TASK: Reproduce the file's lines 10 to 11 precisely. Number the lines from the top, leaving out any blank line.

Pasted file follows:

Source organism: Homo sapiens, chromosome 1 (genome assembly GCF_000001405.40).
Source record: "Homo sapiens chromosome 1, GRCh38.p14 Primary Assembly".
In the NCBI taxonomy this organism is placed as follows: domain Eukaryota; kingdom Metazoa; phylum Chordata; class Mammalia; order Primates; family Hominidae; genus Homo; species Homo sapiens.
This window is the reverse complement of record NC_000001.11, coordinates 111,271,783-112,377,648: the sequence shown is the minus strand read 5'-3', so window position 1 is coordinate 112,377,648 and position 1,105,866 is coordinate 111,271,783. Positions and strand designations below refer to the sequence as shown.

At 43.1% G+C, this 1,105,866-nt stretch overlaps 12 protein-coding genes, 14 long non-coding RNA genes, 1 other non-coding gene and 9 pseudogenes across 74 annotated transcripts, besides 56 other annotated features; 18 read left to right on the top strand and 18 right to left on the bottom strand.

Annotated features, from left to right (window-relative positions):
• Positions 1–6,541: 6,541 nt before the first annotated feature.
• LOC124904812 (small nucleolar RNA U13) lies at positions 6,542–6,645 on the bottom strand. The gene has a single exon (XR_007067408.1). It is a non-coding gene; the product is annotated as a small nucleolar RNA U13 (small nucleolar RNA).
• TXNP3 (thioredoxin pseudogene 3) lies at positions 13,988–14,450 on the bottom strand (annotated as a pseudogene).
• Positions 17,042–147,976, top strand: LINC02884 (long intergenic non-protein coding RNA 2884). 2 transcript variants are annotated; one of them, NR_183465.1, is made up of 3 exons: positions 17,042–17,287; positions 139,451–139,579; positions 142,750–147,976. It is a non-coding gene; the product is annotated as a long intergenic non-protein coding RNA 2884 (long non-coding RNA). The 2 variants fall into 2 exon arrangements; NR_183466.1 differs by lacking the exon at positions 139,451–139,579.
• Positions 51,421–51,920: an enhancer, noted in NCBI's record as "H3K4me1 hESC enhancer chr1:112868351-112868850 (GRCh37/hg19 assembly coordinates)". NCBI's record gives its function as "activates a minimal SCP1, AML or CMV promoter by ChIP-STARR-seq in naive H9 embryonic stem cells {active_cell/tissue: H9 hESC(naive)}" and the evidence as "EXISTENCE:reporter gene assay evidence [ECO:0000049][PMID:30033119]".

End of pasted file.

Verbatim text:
• Positions 17,042–147,976, top strand: LINC02884 (long intergenic non-protein coding RNA 2884). 2 transcript variants are annotated; one of them, NR_183465.1, is made up of 3 exons: positions 17,042–17,287; positions 139,451–139,579; positions 142,750–147,976. It is a non-coding gene; the product is annotated as a long intergenic non-protein coding RNA 2884 (long non-coding RNA). The 2 variants fall into 2 exon arrangements; NR_183466.1 differs by lacking the exon at positions 139,451–139,579.
• Positions 51,421–51,920: an enhancer, noted in NCBI's record as "H3K4me1 hESC enhancer chr1:112868351-112868850 (GRCh37/hg19 assembly coordinates)". NCBI's record gives its function as "activates a minimal SCP1, AML or CMV promoter by ChIP-STARR-seq in naive H9 embryonic stem cells {active_cell/tissue: H9 hESC(naive)}" and the evidence as "EXISTENCE:reporter gene assay evidence [ECO:0000049][PMID:30033119]".